View pintodeluxe's profile

pintodeluxe

4853 posts in 2274 days


#2 posted 10-07-2015 06:55 PM

Make the cuts in one pass, otherwise you will end up with sloppy joints.
I use a tablesaw jig, because I don’t like making 3/4” deep cuts on the router table in one pass.
I have a Leigh box joint template that I have been meaning to try. Most of my projects lately have called for dovetails, but box joints are fun too.

-- Willie, Washington "If You Choose Not To Decide, You Still Have Made a Choice" - Rush

View HokieKen's profile

HokieKen

1738 posts in 599 days


#3 posted 10-07-2015 06:57 PM

Depending on your router/bit and the wood, you may be able to take it in 1 swipe. 3/4” isn’t so thick that the bit won’t be able to eject the shavings.

-- Kenny, SW VA, Go Hokies!!!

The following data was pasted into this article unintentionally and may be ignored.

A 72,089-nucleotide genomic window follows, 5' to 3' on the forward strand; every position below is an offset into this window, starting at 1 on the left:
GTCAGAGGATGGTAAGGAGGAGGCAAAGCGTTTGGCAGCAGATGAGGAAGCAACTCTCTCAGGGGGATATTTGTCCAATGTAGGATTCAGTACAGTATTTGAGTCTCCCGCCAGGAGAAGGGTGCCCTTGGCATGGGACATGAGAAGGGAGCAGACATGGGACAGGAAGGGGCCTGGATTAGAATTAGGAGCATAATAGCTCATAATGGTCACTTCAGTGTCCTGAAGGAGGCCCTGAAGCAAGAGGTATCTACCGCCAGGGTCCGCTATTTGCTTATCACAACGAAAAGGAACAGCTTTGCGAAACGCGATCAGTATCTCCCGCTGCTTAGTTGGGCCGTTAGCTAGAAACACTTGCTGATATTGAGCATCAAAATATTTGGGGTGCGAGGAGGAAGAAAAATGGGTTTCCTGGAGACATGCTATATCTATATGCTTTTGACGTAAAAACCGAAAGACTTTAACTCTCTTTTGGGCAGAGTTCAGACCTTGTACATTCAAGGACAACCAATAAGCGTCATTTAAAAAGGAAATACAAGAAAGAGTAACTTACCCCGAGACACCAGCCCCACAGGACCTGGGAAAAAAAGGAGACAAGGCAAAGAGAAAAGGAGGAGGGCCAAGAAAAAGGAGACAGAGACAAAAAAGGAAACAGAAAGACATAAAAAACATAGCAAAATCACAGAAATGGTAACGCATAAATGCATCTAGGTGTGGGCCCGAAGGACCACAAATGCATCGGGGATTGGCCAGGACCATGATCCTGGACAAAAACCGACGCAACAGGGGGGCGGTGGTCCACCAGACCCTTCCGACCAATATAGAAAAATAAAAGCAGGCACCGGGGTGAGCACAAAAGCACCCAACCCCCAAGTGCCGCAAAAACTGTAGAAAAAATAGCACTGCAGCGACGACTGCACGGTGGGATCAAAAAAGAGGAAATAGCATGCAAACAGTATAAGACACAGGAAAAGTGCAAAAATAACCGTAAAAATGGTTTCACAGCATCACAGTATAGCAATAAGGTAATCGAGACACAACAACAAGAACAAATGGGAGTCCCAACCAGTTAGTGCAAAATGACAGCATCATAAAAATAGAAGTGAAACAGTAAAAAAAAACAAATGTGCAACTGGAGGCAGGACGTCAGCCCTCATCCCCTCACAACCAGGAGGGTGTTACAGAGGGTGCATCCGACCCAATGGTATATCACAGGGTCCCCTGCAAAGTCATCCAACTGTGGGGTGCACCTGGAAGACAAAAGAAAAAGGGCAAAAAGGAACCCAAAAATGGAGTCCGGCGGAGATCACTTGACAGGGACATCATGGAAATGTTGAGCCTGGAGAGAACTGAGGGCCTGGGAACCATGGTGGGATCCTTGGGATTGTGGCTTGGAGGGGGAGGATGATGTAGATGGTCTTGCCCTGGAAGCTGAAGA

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Fred Hargis

3928 posts in 1954 days


#4 posted 10-07-2015 08:14 PM

What they said: single pass. Just watch your feed rate.

-- Our village hasn't lost it's idiot, he was elected to congress.

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frosty50

46 posts in 1808 days


#5 posted 10-07-2015 08:56 PM

I have a dedicated sled to use on my router table for 1/4”, 3/8”, and 1/2” finger joints. I use a down cut spiral bit and they only adjust due to the dedicate jigs is the height of the bit. I just made 8 drawer boxes, 4 1/2” in height using the 1/2” jig and routed all of the fingers in less than 45 minutes. Each jig took approximately 45 minutes to make and work like a champ. I am paying around with the idea of making a jig set up for 1” box joints be have not finalized it yet as I am not happy. Firm believer in jigs to speed up production time.